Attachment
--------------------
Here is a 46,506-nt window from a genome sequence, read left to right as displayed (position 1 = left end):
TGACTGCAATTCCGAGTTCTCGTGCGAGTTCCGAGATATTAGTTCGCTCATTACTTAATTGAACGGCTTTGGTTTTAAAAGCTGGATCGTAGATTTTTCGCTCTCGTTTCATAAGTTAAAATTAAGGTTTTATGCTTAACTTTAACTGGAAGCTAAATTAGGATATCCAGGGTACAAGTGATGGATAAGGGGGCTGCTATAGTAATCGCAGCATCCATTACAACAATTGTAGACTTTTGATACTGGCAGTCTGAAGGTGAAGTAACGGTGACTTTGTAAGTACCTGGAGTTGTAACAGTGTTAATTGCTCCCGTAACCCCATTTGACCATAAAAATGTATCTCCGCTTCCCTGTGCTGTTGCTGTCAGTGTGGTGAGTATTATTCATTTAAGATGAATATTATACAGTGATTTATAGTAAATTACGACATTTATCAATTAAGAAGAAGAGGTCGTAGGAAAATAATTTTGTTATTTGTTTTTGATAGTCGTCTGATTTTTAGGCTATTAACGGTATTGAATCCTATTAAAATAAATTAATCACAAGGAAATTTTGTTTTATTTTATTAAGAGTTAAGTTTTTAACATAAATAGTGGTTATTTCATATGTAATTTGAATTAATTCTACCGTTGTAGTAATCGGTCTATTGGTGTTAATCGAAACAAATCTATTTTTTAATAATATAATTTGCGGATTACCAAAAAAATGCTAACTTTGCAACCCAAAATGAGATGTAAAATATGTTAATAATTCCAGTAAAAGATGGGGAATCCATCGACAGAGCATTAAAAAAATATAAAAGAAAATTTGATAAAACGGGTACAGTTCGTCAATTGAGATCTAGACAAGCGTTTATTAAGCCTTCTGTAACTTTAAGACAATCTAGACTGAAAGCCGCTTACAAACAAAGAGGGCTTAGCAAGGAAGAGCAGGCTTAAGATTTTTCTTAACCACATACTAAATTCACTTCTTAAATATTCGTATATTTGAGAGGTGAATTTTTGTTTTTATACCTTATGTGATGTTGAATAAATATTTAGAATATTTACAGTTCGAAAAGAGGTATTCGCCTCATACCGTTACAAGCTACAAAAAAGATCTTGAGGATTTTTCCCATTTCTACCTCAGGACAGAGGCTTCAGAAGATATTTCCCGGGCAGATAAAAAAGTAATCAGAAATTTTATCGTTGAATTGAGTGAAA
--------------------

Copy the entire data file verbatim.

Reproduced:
Here is a 46,506-nt window from a genome sequence, read left to right as displayed (position 1 = left end):
TGACTGCAATTCCGAGTTCTCGTGCGAGTTCCGAGATATTAGTTCGCTCATTACTTAATTGAACGGCTTTGGTTTTAAAAGCTGGATCGTAGATTTTTCGCTCTCGTTTCATAAGTTAAAATTAAGGTTTTATGCTTAACTTTAACTGGAAGCTAAATTAGGATATCCAGGGTACAAGTGATGGATAAGGGGGCTGCTATAGTAATCGCAGCATCCATTACAACAATTGTAGACTTTTGATACTGGCAGTCTGAAGGTGAAGTAACGGTGACTTTGTAAGTACCTGGAGTTGTAACAGTGTTAATTGCTCCCGTAACCCCATTTGACCATAAAAATGTATCTCCGCTTCCCTGTGCTGTTGCTGTCAGTGTGGTGAGTATTATTCATTTAAGATGAATATTATACAGTGATTTATAGTAAATTACGACATTTATCAATTAAGAAGAAGAGGTCGTAGGAAAATAATTTTGTTATTTGTTTTTGATAGTCGTCTGATTTTTAGGCTATTAACGGTATTGAATCCTATTAAAATAAATTAATCACAAGGAAATTTTGTTTTATTTTATTAAGAGTTAAGTTTTTAACATAAATAGTGGTTATTTCATATGTAATTTGAATTAATTCTACCGTTGTAGTAATCGGTCTATTGGTGTTAATCGAAACAAATCTATTTTTTAATAATATAATTTGCGGATTACCAAAAAAATGCTAACTTTGCAACCCAAAATGAGATGTAAAATATGTTAATAATTCCAGTAAAAGATGGGGAATCCATCGACAGAGCATTAAAAAAATATAAAAGAAAATTTGATAAAACGGGTACAGTTCGTCAATTGAGATCTAGACAAGCGTTTATTAAGCCTTCTGTAACTTTAAGACAATCTAGACTGAAAGCCGCTTACAAACAAAGAGGGCTTAGCAAGGAAGAGCAGGCTTAAGATTTTTCTTAACCACATACTAAATTCACTTCTTAAATATTCGTATATTTGAGAGGTGAATTTTTGTTTTTATACCTTATGTGATGTTGAATAAATATTTAGAATATTTACAGTTCGAAAAGAGGTATTCGCCTCATACCGTTACAAGCTACAAAAAAGATCTTGAGGATTTTTCCCATTTCTACCTCAGGACAGAGGCTTCAGAAGATATTTCCCGGGCAGATAAAAAAGTAATCAGAAATTTTATCGTTGAATTGAGTGAAA